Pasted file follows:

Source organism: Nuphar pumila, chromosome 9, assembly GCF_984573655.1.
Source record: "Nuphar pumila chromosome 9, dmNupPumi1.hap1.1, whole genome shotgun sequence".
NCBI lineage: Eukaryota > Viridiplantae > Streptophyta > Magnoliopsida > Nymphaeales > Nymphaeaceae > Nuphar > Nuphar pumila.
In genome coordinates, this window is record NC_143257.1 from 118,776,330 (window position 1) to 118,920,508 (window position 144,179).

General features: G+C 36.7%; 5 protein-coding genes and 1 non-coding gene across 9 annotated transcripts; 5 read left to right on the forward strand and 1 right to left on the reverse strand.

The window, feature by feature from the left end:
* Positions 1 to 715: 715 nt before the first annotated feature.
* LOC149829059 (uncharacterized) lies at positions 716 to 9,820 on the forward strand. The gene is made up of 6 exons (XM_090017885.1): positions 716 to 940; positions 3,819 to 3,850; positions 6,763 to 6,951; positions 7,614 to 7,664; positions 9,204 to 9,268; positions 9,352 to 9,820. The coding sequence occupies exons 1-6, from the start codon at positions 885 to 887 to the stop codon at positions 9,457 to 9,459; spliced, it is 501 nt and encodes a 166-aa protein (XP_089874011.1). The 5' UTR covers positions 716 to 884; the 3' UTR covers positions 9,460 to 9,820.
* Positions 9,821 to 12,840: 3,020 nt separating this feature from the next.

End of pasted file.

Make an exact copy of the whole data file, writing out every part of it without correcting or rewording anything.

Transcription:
Source organism: Nuphar pumila, chromosome 9, assembly GCF_984573655.1.
Source record: "Nuphar pumila chromosome 9, dmNupPumi1.hap1.1, whole genome shotgun sequence".
NCBI lineage: Eukaryota > Viridiplantae > Streptophyta > Magnoliopsida > Nymphaeales > Nymphaeaceae > Nuphar > Nuphar pumila.
In genome coordinates, this window is record NC_143257.1 from 118,776,330 (window position 1) to 118,920,508 (window position 144,179).

General features: G+C 36.7%; 5 protein-coding genes and 1 non-coding gene across 9 annotated transcripts; 5 read left to right on the forward strand and 1 right to left on the reverse strand.

The window, feature by feature from the left end:
* Positions 1 to 715: 715 nt before the first annotated feature.
* LOC149829059 (uncharacterized) lies at positions 716 to 9,820 on the forward strand. The gene is made up of 6 exons (XM_090017885.1): positions 716 to 940; positions 3,819 to 3,850; positions 6,763 to 6,951; positions 7,614 to 7,664; positions 9,204 to 9,268; positions 9,352 to 9,820. The coding sequence occupies exons 1-6, from the start codon at positions 885 to 887 to the stop codon at positions 9,457 to 9,459; spliced, it is 501 nt and encodes a 166-aa protein (XP_089874011.1). The 5' UTR covers positions 716 to 884; the 3' UTR covers positions 9,460 to 9,820.
* Positions 9,821 to 12,840: 3,020 nt separating this feature from the next.